I have a Snow Leopard + CentOS dual boot system setup. When I log in to Snow Leopard, it tells me that it is unable to mount the disk that i have just inserted. It is referring to my centos partitions. It gives me the option to initialize or ignore. I would rather that never come up incase I accidentally erase my linux partitions.

I tried to follow the instructions on http://hints.macworld.com/article.php?story=20060930150059172

It advices to create /etc/fstab and add noauto at the end

UUID=F0E430C1-5558-3BB3-9FA9-6904B663FEEA none hfs rw,noauto

However, I can't find the UUID or the volume label on the linux drives/partitions. I tried diskutil info /dev/disk1 diskutil info /dev/disk1s1

I looked in system.log; There is no UUID it seems. Where can I find it? And if I can't, can I use /dev/disk1s1 in /etc/fstab?


Are you using rEFIt? I wouldn't dual boot a Mac without it:

Screenshot from rEFIt boot menu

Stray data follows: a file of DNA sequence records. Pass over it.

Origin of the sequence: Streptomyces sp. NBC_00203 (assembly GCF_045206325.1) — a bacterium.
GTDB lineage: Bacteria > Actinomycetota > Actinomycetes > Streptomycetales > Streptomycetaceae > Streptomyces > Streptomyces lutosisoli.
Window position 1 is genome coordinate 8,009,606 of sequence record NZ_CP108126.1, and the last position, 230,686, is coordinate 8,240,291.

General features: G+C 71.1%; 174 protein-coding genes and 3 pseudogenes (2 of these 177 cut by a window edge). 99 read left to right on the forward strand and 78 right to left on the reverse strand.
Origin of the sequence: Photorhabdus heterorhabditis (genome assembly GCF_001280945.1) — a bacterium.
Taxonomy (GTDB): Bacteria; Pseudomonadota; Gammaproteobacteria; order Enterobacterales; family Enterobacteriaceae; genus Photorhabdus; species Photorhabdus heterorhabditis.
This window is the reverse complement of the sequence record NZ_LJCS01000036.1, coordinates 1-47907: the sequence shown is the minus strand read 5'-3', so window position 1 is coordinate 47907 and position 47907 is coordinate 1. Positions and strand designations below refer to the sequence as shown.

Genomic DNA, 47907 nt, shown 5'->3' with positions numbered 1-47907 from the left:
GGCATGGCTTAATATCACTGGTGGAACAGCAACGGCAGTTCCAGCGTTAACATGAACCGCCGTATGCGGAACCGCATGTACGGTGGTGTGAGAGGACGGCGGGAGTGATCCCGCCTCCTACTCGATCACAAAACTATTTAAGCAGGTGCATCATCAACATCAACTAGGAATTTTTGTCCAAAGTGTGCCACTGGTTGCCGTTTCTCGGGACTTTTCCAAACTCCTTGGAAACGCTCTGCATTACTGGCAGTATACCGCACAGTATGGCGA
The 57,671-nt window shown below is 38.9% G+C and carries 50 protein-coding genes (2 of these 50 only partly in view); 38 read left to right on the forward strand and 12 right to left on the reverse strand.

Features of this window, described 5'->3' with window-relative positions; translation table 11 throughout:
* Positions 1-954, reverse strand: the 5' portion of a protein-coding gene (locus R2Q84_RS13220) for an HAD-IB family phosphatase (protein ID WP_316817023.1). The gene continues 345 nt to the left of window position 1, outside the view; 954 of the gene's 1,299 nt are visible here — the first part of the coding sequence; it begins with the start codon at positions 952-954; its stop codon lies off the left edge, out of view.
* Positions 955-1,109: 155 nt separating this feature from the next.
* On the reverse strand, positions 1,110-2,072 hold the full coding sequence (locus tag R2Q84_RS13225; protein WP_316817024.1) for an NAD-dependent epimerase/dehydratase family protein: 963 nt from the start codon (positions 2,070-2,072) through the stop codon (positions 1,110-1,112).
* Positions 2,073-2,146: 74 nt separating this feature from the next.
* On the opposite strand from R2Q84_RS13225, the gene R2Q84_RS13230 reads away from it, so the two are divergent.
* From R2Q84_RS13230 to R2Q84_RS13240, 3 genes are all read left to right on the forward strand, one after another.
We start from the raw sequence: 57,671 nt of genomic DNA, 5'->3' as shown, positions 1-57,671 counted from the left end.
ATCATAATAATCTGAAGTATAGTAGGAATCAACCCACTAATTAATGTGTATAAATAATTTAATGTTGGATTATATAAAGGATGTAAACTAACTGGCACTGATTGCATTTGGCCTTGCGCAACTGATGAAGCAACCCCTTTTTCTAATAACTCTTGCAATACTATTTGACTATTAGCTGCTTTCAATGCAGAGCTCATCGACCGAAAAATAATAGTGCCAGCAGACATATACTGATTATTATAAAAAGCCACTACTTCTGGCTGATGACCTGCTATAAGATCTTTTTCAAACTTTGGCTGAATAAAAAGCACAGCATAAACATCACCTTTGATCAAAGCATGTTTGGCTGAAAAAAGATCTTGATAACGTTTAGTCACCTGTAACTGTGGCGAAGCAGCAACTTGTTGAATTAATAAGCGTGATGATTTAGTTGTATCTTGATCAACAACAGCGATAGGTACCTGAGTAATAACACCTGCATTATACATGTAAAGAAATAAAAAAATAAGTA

It has an option to synchronize the MBR and GPT partition tables - it's just conjecture, but this might solve your problem.

On a secondary note, it's very unobtrusive and comes with a complete uninstall guide - so an attempt shouldn't hurt your system.


  • Thanks for the response! I do have refit installed and I synchronized them. The linux partitions are in lvm. I'll try to convert to non-lvm and then try to sync the partitions again to test. – garg Mar 10 '12 at 23:59

According to the thread Ext4 partition: Getting rid of Initialize, Ignore or Eject, this may be happening because the CentOS partition is formatted as ext4.

Reformatting it as ext3 should solve the problem.


synchronizing mbr and gpt did not work, and reformatting didn't work.

I ended up using OSXFuse http://osxfuse.github.com/ and was then able to tell it to not automount.

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